Wednesday, 12 August 2015
Are ‘would be’ Canterbury homeowners warming to the idea of renting?
I was reading a report the other day produced by the Halifax, about the UK property market and why more and more of the younger generation seem to be renting rather than buying. I find it fascinating that over the last ten years, the British obsession of buying a house almost as soon as you left school, and the fact that if you rented you were seen as a second class citizen, has turned on its head to a point where the hopes and dreams to own a nice home will be replaced by the ambition simply to live in one.
In the latter half of the 20th Century, you left school, got a job, bought a small house and kept buying and selling property, constantly upgrading until eventually they carried you out in a box. However, the perceived shame and stigma of renting is no longer the case, as it seems that the British are now beginning to accept a lifetime of renting. This is a very important consideration for both Canterbury homeowners and Canterbury landlords as it will transform the way the Canterbury property ladder looks in the future and I might ask whether or not it will exist at all for some people? The make up of households is one important factor, especially in the Canterbury property market. The normal stereotypical married couple, two kids and dog of the 1970’s and 80’s has changed. More and more we have the need for larger houses where two families come together after divorces (+ kids) and need a property to house everyone through to an increase in the number of one person households.
Looking at the data for Canterbury, of the 10,665 private rental properties in the Canterbury City Council area, 27.62% of those rented properties are one person households (2,946 properties). However, when we compare the number of one person Canterbury households who have bought their own property with a mortgage (i.e. therefore they are still in work), of the 40,107 owner occupied households in the area, only 3,025 of those properties are a one person household (i.e. 7.54%). Compared to a decade ago, this explosion in demand for decent high quality rental properties that one person households require has not been met with an increase in supply of such properties. More and more I believe Canterbury landlords need to consider this change in the make up of Canterbury households, as I believe this could be an opportunity. As an aside, another interesting stat that raised an eyebrow was that 12.91% of those 10,665 rental properties (1,377 properties) are lone parents households as well. Again, another possible opportunity that Canterbury landlords might want to consider in their future investment plans.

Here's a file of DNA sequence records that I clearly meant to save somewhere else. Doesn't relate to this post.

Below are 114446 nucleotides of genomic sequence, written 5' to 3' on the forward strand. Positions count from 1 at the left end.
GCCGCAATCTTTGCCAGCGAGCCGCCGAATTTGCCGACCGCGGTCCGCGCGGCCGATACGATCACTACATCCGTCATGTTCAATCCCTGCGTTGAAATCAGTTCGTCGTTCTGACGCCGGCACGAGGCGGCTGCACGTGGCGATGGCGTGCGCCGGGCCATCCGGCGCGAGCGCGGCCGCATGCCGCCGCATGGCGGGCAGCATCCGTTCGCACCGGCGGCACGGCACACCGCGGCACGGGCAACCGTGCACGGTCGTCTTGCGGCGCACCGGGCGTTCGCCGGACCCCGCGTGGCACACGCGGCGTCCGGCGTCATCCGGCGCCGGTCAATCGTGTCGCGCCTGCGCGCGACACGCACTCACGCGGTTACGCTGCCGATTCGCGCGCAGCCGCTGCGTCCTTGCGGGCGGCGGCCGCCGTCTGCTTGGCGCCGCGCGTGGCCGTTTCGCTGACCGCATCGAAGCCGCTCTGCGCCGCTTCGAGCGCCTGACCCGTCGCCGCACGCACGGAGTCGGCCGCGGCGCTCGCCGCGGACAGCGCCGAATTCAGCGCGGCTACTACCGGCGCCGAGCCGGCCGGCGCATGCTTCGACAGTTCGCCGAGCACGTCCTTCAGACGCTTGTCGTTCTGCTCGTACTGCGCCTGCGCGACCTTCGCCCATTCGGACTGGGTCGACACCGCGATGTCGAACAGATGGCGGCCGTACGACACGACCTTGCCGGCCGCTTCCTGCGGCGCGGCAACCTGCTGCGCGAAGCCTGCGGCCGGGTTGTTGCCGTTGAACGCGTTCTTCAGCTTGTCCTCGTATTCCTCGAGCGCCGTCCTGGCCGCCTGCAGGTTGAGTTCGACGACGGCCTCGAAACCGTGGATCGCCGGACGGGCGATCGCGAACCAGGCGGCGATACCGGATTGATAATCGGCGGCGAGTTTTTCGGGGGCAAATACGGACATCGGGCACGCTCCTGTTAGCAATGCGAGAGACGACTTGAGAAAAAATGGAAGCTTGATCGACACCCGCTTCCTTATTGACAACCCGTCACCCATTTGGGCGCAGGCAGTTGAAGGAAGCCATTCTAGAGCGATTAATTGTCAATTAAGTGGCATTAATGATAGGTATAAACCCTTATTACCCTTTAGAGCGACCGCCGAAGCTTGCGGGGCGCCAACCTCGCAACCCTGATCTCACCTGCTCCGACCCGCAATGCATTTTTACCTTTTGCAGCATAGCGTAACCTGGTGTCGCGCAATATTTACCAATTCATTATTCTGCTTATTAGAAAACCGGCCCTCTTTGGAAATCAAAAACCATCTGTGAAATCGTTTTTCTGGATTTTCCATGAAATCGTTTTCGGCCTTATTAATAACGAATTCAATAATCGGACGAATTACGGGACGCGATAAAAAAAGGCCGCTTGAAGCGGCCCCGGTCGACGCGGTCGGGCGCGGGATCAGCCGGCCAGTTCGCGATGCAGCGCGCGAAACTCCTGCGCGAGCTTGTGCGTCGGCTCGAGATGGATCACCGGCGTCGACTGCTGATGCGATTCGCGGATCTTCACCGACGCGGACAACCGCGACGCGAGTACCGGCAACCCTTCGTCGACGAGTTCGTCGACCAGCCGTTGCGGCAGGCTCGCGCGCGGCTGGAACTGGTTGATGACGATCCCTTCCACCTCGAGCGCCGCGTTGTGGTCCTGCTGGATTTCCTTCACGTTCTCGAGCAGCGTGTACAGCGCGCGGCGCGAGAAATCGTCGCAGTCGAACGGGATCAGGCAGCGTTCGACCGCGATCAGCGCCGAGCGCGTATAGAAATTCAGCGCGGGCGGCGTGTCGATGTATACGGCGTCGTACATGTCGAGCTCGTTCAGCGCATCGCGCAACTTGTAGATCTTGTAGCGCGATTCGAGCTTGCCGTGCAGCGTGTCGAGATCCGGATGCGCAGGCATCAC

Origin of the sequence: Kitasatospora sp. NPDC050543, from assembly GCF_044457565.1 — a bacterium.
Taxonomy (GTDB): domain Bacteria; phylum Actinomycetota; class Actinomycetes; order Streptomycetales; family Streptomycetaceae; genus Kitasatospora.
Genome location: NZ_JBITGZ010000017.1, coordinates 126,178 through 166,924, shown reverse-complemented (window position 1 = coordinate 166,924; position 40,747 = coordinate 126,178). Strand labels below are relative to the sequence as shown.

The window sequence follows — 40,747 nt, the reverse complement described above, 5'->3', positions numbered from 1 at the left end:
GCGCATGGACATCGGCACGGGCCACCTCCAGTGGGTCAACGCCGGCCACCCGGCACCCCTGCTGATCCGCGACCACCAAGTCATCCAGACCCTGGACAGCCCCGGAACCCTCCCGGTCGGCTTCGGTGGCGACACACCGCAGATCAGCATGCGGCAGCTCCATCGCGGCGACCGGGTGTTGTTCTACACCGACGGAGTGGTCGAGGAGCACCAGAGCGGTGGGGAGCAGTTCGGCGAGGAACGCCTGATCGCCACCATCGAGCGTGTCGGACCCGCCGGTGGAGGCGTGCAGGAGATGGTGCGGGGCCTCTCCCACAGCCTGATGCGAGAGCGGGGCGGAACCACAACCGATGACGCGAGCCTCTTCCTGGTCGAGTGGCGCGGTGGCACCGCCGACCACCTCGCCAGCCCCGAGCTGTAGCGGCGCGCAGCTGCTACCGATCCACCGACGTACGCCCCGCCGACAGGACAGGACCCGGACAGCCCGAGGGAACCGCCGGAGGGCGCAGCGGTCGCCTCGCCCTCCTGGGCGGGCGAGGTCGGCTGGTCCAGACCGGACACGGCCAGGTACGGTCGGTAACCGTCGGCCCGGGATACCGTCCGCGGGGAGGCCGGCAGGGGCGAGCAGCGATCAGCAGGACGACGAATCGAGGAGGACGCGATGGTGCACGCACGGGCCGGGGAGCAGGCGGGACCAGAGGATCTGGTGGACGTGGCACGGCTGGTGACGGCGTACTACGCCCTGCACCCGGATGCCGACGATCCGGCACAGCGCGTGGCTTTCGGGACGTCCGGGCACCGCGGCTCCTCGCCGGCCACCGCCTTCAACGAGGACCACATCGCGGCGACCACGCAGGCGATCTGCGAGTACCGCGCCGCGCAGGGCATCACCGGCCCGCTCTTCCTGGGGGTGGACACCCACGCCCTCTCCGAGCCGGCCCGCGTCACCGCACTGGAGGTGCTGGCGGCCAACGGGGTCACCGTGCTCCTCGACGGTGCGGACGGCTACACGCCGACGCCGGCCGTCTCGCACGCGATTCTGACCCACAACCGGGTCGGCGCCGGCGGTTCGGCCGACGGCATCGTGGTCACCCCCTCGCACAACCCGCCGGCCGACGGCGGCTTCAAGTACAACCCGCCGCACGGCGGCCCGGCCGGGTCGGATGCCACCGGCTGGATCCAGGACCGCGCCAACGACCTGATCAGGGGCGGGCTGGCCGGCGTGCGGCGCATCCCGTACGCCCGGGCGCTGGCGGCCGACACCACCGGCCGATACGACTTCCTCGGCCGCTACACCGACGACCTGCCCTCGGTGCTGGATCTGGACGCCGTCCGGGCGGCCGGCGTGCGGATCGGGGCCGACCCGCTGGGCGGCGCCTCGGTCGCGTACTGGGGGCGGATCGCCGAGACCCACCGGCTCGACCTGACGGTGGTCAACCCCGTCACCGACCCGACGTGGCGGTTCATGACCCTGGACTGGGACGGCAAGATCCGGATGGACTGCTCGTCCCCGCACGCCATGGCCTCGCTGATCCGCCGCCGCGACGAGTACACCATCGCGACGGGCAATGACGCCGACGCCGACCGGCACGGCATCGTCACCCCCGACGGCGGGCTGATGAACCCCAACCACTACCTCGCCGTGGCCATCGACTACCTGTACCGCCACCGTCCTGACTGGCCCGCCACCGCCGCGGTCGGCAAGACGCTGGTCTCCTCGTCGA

It is true that the Governments introduction in 2013 of the Help to Buy scheme, where first time buyers only needed a 5% deposit, changed the perception of peoples’ ability to buy without having to save ten’s of thousands of pounds for a deposit. However, it might surprise you, 95% mortgages were re-introduced within six months of the Credit Crunch in late 2009, so again it comes down to people’s own perception. Many youngsters think they won’t get a mortgage, so don’t even bother trying.
Coming back to the deposit, it’s still a fact that once you start renting it becomes that much harder to save for a deposit, regardless of the size. Interestingly, 7 out of 8 renters polled by the Halifax (86% to be exact) refuse to sacrifice the quality of accommodation they currently live in to reduce the amount of rent they pay in order to save for a deposit. This is the crux and the real reason why people aren’t buying but renting... and why demand for renting will continue to grow in the future (i.e. good news for landlords). Canterbury tenants can upgrade the quality and size of the property they live in for a minimal rent increase. The average rent of a two bed property in Canterbury is £1,059pm, but a three bed is only £98pm more at £1,157pm, whilst the average four bed rent is £1,383pm. If you had to make that jump when buying, the monthly mortgage payments would be stratospherically more than that! Without any social pressure and better quality rental properties compared to a decade ago, we will become a nation of renters within the next generation, as the UK is becoming more like Europe, where renting is ‘the norm’. Who is going to supply all these properties to rent? Landlords! Whether you are an existing landlord looking to grow your portfolio or looking to become a ‘first time landlord’, my thoughts are take advice from as many people as possible. However, as the majority of landlords buy their buy to let properties in the same town they live, you will need specific advice about Canterbury itself. One place for such advice and opinion is the Canterbury Property Blog www.canterburypropertyblog.com